MADISON - A new study finds that Wisconsin's tax burden has dropped to a nearly 50-year low.
The Wisconsin Policy Forum report released Wednesday examines state and local taxes as a share of personal income. The report says that taxes accounted for 10.5 percent of income, down slightly from 10.6 percent last year.
That marks the seventh straight year of declines. It's the lowest level going back to 1970, the earliest on record for the nonpartisan group.
The report says that the tax burden dropped primarily because personal income grew more quickly than did taxes. Income was up 3.6 percent while state and local taxes grew by 2.3 percent and federal taxes went up 0.7 percent.
The report says the tax burden is at its nearly 50-year low thanks largely to rising incomes, low unemployment and state-imposed property tax limits and cuts.
GOP Senate leader won't rule out
MADISON - Wisconsin Senate Majority Leader Scott Fitzgerald said Thursday that he wouldn't rule out accepting federal money to expand Medicaid in the state, breaking with fellow Republicans including outgoing Gov. Scott Walker.
Gov.-elect Tony Evers ran on a plan to take federal money to expand coverage to about 75,000 poor people, long a Democratic priority. Fitzgerald spoke with reporters after meeting privately with Evers in his Capitol office for the first time since Evers defeated Walker.
Fitzgerald said he doesn't support taking the roughly $180 million a year now, "but there's a lot of moving parts but I don't want to be presumptuous and rule it out."
Evers has been making the case for taking the money and said he would include it in his first budget to the Legislature. Fitzgerald said he expects the Republican-controlled Legislature will create its own budget, except in areas where it mostly agrees with Evers.
Wisconsin is in the minority of states in refusing to take the Medicaid expansion money. Thirty-five states have taken the money, and voters in three others approved the expansion in the November election.
Fitzgerald's willingness to consider taking it puts him at odds with fellow Republican Assembly Speaker Robin Vos.
"Not going to happen. No way. Never," Vos said in October.
Republican lawmakers and Walker have been united against accepting the federal money, which has meant Wisconsin missed out on $1.1 billion since 2014, according to the nonpartisan Legislative Fiscal Bureau.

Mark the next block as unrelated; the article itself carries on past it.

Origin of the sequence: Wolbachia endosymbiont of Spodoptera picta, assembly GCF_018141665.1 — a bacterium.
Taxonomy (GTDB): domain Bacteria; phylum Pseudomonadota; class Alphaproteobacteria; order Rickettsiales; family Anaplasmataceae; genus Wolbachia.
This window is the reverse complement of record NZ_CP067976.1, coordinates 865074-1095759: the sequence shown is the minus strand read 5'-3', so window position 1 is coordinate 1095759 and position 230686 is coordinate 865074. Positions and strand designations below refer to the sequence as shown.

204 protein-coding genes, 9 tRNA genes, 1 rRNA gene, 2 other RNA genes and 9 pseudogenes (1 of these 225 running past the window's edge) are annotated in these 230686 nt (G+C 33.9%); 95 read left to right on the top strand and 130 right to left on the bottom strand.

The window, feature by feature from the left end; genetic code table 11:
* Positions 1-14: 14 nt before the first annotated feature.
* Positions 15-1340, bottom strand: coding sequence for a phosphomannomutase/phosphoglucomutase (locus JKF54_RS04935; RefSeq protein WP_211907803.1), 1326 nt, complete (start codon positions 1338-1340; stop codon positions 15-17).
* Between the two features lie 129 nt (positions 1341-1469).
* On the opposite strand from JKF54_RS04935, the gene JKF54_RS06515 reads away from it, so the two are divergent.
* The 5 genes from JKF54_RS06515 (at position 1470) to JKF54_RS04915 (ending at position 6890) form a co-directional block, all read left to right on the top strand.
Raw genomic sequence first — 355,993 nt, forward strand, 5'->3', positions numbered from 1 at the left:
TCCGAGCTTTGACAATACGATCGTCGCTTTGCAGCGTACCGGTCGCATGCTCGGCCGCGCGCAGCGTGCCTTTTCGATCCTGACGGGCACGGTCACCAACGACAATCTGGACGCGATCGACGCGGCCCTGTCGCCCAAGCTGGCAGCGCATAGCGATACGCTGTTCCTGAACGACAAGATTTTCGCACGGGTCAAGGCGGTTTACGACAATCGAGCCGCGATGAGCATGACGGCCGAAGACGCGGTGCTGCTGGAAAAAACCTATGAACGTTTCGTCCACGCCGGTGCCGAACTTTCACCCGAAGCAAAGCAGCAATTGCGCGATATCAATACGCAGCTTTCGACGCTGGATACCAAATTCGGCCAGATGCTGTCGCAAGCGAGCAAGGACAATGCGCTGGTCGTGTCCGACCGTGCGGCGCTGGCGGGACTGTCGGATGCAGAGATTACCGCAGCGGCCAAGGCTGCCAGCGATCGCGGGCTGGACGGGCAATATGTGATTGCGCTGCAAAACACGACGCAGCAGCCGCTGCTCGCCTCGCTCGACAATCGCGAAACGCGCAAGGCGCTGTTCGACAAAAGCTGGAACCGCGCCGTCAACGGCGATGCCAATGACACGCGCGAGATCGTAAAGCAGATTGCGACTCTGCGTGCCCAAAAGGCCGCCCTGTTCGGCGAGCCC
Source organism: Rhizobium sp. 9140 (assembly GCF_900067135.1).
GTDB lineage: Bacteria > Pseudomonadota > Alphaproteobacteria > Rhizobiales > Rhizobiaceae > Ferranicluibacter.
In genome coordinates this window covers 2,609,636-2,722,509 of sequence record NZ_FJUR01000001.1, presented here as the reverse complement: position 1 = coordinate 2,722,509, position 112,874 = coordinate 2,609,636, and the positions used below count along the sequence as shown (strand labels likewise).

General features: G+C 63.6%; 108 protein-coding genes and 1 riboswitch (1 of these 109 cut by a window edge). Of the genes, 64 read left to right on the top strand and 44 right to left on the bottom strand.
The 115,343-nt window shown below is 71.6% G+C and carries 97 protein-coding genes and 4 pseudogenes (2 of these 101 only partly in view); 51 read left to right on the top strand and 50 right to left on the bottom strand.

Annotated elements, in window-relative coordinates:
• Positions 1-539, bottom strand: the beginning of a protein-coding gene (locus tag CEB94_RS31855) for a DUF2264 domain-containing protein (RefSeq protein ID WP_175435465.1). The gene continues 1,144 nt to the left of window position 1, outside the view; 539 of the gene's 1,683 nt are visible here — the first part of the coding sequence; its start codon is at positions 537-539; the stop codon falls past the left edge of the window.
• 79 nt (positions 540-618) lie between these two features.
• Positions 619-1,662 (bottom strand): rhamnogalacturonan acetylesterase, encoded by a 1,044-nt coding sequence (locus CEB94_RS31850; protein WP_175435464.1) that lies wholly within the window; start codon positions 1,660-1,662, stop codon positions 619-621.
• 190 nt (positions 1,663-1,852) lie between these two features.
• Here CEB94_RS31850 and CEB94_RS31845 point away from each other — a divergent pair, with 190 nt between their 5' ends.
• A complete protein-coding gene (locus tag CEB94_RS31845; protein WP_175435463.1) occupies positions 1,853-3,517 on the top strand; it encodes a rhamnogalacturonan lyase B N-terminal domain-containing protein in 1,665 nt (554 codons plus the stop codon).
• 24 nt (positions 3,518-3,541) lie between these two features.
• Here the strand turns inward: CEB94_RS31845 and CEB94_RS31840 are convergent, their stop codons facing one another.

Vos has said his concern is that Medicaid doesn't currently all the costs incurred by the medical provider, so putting more people on the program will only increase the private sector cost to subsidize the program.
Republicans have also voiced concerns about the federal government not fulfilling its funding promise for Medicaid, leaving states to pick up a larger percentage of the costs.
Fitzgerald said he anticipated the Legislature revisiting the issue in February, around the time Evers submits his budget.
"I think that's kind of the area where you can go back and forth and work something out," Fitzgerald said.
His comments buoyed advocates for Medicaid expansion.
"I am encouraged that Senator Fitzgerald is willing to consider this policy option for generating budget savings and improving access to health care," said Jon Peacock, research director at Kids Forward.
Robert Kraig, with the health care advocacy group Citizen Action Wisconsin, said he wasn't surprised.
"Scott Walker's refusal to take the extra to federal money for expanding BadgerCare was the worst of both worlds because it provided health coverage to fewer people at much higher public cost," Kraig said. "The politics and the budget math are awful for anyone who stands in the way of taking the federal money for BadgerCare."
The Affordable Care Act passed in 2010 and signed into law by then-President Barack Obama provided states with federal money to pay for expanding Medicaid coverage to all adults under the age of 65 in households with an income up to 138 percent of the poverty level, or $16,753 for a single person and $34,638 for a family of four.
Wisconsin, under Walker, did a partial expansion of Medicaid in 2014. Childless adults who were not covered under Medicaid were made eligible, up to 100 percent of poverty, or $12,140. But eligibility for parents dropped from 200 percent of poverty to 100 percent.
That resulted in adding about 130,000 childless adults, while dropping about 63,000 adults who made too much to qualify.
Wisconsin's BadgerCare Plus Medicaid program covers about 773,000 people, about 300,000 of whom are non-disabled, non-elderly adults. Expanding eligibility to those earning up to 138 percent of the federal poverty level would increase enrollment by about 75,000 people.